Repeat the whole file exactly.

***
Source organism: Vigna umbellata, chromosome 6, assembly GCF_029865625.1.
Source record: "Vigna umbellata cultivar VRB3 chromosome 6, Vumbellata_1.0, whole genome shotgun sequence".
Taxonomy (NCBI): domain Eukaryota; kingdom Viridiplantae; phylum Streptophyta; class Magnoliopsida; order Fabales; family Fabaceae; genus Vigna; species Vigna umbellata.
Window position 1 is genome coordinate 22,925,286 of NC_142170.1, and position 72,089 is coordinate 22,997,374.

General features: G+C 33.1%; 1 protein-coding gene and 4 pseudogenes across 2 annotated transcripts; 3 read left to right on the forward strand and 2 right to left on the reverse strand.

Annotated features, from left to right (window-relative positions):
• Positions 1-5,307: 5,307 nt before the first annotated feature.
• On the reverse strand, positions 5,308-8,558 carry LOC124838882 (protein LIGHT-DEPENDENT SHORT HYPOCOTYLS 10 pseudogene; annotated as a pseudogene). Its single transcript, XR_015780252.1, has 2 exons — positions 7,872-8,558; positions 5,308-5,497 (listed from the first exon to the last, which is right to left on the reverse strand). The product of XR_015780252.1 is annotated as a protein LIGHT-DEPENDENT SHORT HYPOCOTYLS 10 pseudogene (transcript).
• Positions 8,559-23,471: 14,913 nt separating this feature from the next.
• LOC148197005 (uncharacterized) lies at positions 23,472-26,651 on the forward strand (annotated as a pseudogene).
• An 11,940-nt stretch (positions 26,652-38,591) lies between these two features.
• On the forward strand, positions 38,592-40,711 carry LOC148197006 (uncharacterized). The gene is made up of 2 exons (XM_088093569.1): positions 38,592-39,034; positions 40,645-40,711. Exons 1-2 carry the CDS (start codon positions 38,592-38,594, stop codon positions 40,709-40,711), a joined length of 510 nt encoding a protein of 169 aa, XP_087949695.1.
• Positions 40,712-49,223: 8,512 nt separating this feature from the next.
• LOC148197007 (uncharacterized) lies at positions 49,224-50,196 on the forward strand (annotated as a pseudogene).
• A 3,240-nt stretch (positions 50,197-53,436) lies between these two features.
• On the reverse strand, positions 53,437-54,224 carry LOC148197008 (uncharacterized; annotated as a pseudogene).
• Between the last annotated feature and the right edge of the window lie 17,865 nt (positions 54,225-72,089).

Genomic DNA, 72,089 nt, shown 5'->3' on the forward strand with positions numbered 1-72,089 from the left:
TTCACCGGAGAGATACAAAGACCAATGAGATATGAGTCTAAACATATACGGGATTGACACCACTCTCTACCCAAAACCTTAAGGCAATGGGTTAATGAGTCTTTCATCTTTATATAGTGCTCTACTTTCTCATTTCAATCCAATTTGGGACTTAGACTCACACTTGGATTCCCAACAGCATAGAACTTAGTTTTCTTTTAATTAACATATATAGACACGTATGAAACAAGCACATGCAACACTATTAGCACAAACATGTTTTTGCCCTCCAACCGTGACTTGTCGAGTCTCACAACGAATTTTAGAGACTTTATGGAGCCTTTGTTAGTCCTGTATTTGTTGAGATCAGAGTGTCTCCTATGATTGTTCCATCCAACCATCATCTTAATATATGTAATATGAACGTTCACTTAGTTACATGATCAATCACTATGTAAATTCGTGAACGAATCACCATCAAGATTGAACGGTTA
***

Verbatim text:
Source organism: Vigna umbellata, chromosome 6, assembly GCF_029865625.1.
Source record: "Vigna umbellata cultivar VRB3 chromosome 6, Vumbellata_1.0, whole genome shotgun sequence".
Taxonomy (NCBI): domain Eukaryota; kingdom Viridiplantae; phylum Streptophyta; class Magnoliopsida; order Fabales; family Fabaceae; genus Vigna; species Vigna umbellata.
Window position 1 is genome coordinate 22,925,286 of NC_142170.1, and position 72,089 is coordinate 22,997,374.

General features: G+C 33.1%; 1 protein-coding gene and 4 pseudogenes across 2 annotated transcripts; 3 read left to right on the forward strand and 2 right to left on the reverse strand.

Annotated features, from left to right (window-relative positions):
• Positions 1-5,307: 5,307 nt before the first annotated feature.
• On the reverse strand, positions 5,308-8,558 carry LOC124838882 (protein LIGHT-DEPENDENT SHORT HYPOCOTYLS 10 pseudogene; annotated as a pseudogene). Its single transcript, XR_015780252.1, has 2 exons — positions 7,872-8,558; positions 5,308-5,497 (listed from the first exon to the last, which is right to left on the reverse strand). The product of XR_015780252.1 is annotated as a protein LIGHT-DEPENDENT SHORT HYPOCOTYLS 10 pseudogene (transcript).
• Positions 8,559-23,471: 14,913 nt separating this feature from the next.
• LOC148197005 (uncharacterized) lies at positions 23,472-26,651 on the forward strand (annotated as a pseudogene).
• An 11,940-nt stretch (positions 26,652-38,591) lies between these two features.
• On the forward strand, positions 38,592-40,711 carry LOC148197006 (uncharacterized). The gene is made up of 2 exons (XM_088093569.1): positions 38,592-39,034; positions 40,645-40,711. Exons 1-2 carry the CDS (start codon positions 38,592-38,594, stop codon positions 40,709-40,711), a joined length of 510 nt encoding a protein of 169 aa, XP_087949695.1.
• Positions 40,712-49,223: 8,512 nt separating this feature from the next.
• LOC148197007 (uncharacterized) lies at positions 49,224-50,196 on the forward strand (annotated as a pseudogene).
• A 3,240-nt stretch (positions 50,197-53,436) lies between these two features.
• On the reverse strand, positions 53,437-54,224 carry LOC148197008 (uncharacterized; annotated as a pseudogene).
• Between the last annotated feature and the right edge of the window lie 17,865 nt (positions 54,225-72,089).

Genomic DNA, 72,089 nt, shown 5'->3' on the forward strand with positions numbered 1-72,089 from the left:
TTCACCGGAGAGATACAAAGACCAATGAGATATGAGTCTAAACATATACGGGATTGACACCACTCTCTACCCAAAACCTTAAGGCAATGGGTTAATGAGTCTTTCATCTTTATATAGTGCTCTACTTTCTCATTTCAATCCAATTTGGGACTTAGACTCACACTTGGATTCCCAACAGCATAGAACTTAGTTTTCTTTTAATTAACATATATAGACACGTATGAAACAAGCACATGCAACACTATTAGCACAAACATGTTTTTGCCCTCCAACCGTGACTTGTCGAGTCTCACAACGAATTTTAGAGACTTTATGGAGCCTTTGTTAGTCCTGTATTTGTTGAGATCAGAGTGTCTCCTATGATTGTTCCATCCAACCATCATCTTAATATATGTAATATGAACGTTCACTTAGTTACATGATCAATCACTATGTAAATTCGTGAACGAATCACCATCAAGATTGAACGGTTA